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Helen Sung(Profile/Biography)

United States
Winner of the Kennedy Center’s Mary Lou Williams Piano Competition, pianist & composer Helen Sung has been called “one of the brightest emerging stars in jazz today.” A captivating performer with a singular sound and style, she is pioneering her own path as a uniquely placed artist.

A native of Houston, Texas, Sung attended its High School for the Performing and Visual Arts (HSPVA). She initially aspired to be a classical pianist but was bitten by the jazz bug (specifically by Tommy Flanagan’s solo on Charlie Parker’s “Confirmation”) while studying Piano Performance at the University of Texas at Austin. She began taking jazz classes, and was soon after accepted into the inaugural class of the Thelonious Monk Institute of Jazz Performance at the New England Conservatory of Music in Boston.

An intensive program accepting only seven students (forming a jazz septet), the Institute was an unprecedented opportunity to study and perform with some of the greatest masters of jazz music: Clark Terry, Wynton Marsalis, Jimmy Heath, Jackie McLean, Bobby Watson, Harry “Sweets” Edison, James Moody, Ron Carter (artistic director of the program), Barry Harris, David Baker, Slide Hampton, Lewis Nash, Jon Faddis, Curtis Fuller, Albert “Tootie” Heath, Bennie Maupin, and Sir Roland Hanna. They performed at the Kennedy Center, and toured India and Thailand with Herbie Hancock and Wayne Shorter. Personal highlights of Sung’s time in Boston include presenting a jazz workshop with the late, acclaimed bassist Ray Brown, performing at the Tanglewood Jazz Festival, and teaching a group piano class for low-income elderly adults sponsored by New England Conservatory’s Continuing Education Program & the YMCA.

Sung is now based in New York City and has gone on to work with Clark Terry, Slide Hampton, Ron Carter, Jon Faddis, Wayne Shorter, Steve Turre, Steve Wilson, T.S.Monk, Terri Lyne Carrington, and MacArthur Fellow Regina Carter. She frequently appears with the Mingus Big Band and is a member of the latest Clark Terry Big “Badd” Band. She was also a featured performer on PBS’ “In Performance at the White House” honoring the Monk Institute’s 20th Anniversary.

Sung is a noted bandleader with severally critically acclaimed albums including a 2011 debut CD on Steeplechase: (re)Conception; her 2nd CD on Sunnyside Records: Going Express (2010); her Sunnyside debut Sungbird After Albeniz, a jazz-classical adventure, was hailed a “a real winner” (All About Jazz), a “seamless recording in which one composer’s contributions complement the other’s” (BillBoard). Helenistique (Fresh Sound) was praised as “one of the year’s most exciting listens” (JazzTimes).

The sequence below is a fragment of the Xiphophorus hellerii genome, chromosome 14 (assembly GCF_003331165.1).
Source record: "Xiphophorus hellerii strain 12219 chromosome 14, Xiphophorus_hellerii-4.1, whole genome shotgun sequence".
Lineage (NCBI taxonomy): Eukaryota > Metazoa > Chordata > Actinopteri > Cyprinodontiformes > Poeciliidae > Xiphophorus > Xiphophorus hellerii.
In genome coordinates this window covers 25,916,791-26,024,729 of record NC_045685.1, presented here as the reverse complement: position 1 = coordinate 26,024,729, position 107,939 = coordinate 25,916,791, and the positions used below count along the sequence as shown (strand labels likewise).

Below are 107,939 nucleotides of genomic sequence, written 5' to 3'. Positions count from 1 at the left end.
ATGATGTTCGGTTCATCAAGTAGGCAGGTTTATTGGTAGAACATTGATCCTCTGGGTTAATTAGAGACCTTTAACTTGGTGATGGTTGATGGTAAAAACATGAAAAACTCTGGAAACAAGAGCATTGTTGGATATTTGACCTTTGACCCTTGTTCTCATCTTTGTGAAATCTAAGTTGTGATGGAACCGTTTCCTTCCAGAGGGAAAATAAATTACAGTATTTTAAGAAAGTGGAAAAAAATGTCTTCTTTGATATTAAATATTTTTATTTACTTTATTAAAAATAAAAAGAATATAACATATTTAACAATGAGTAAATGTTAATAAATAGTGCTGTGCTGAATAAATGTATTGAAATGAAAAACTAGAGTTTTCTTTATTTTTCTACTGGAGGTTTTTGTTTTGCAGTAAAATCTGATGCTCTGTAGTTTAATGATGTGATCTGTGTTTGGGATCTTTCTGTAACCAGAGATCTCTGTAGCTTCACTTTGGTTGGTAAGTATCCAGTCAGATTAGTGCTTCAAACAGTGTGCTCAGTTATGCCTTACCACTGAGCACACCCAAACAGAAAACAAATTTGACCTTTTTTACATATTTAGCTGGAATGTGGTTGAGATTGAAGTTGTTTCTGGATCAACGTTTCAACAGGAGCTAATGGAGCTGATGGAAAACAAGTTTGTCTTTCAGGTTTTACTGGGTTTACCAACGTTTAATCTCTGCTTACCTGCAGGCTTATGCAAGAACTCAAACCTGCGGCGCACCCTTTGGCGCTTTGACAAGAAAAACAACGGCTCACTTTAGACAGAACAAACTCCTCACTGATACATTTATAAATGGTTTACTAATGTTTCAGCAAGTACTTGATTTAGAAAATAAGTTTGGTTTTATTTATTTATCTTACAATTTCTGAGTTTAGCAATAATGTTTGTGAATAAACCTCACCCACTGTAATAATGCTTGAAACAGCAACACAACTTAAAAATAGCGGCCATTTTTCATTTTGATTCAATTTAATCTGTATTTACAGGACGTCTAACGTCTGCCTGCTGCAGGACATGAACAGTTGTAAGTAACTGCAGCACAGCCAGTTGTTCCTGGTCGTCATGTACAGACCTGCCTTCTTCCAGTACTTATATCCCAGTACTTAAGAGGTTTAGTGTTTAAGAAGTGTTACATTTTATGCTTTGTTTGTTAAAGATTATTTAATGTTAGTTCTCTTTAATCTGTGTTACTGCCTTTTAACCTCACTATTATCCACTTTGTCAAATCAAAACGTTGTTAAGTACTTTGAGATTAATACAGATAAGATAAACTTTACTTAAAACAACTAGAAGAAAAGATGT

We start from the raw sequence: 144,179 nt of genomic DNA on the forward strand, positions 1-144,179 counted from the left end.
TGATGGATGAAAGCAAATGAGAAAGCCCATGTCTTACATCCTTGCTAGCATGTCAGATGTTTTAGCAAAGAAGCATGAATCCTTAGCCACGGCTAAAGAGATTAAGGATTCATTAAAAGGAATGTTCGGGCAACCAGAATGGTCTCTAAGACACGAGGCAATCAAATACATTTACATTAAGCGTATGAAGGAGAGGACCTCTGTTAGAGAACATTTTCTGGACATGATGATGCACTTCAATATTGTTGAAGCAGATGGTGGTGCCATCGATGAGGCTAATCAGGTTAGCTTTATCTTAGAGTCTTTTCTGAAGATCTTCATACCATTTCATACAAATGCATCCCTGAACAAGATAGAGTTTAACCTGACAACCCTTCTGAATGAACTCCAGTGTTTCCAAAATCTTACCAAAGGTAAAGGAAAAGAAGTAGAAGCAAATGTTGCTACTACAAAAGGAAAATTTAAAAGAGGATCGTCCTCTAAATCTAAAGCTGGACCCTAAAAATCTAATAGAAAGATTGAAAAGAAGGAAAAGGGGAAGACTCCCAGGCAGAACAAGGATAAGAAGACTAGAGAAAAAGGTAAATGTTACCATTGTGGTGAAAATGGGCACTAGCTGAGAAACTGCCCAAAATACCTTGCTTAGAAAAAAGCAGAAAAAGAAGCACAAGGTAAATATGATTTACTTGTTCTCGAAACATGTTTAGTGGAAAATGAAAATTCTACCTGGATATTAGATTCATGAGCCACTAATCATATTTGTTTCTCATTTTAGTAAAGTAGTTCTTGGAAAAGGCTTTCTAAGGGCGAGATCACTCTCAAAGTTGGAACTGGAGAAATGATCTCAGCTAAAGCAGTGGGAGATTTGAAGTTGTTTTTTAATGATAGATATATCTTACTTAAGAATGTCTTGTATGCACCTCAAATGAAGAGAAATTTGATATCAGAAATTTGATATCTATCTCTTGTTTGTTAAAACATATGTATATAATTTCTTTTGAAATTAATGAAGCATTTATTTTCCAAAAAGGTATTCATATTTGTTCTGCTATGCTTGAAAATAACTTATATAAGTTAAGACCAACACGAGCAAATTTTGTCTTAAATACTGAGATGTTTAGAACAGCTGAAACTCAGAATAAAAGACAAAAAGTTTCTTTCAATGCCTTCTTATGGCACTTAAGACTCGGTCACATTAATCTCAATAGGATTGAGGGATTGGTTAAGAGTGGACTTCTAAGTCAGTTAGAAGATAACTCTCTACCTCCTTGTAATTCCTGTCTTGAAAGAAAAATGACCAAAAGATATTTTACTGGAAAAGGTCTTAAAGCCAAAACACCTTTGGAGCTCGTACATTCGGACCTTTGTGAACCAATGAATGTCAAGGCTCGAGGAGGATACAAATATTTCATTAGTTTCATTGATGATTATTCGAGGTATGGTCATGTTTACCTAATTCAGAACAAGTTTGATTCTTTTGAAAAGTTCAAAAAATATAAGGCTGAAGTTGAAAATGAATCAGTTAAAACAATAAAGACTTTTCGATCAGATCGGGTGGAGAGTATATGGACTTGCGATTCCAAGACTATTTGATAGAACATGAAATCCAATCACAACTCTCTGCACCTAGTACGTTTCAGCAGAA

Sung has been featured on Marian McPartland’s Piano Jazz, NPR’s JazzSet, and in such publications as Downbeat, JazzTimes, Keyboard, and JazzIz. With recent appearances at the Aspen Institute Ideas Festival, Seattle’s Earshot Festival; Fontana Chamber Arts Summer Festival; the Kennedy Center’s Mary Lou Williams Festival; the Clifford Brown Festival; and special duo concerts with master bassist Ron Carter, she is also poised for the international stage – Sung’s NuGenerations project toured southern Africa as a 2009 US State Department-Rhythm Road ensemble, and her trio was featured at the Kalisz International Jazz Piano Festival and Jazz Lucca Donna Festival.

Her experience at the Monk Institute inspires her to stay involved with music education through working with arts organizations and conducting workshops & clinics. Sung was also a recipient of a Chamber Music America/Doris Duke Foundation Grant, enabling her to produce a jazz residency program for underserved youth. As a composer, Sung has completed commissions for the West Chester University Poetry Conference and arts organization JazzReach, and she was selected as a 2010 NYC Spaces/Con Edison Composer-in-Residence at Flushing Town Hall. In performance, Sung welcomes “listeners into her world: a place of passion, adventure and drama, and truckloads of rhythm…taking audiences for a ride they won’t soon forget.” (Kalamazoo Gazette)
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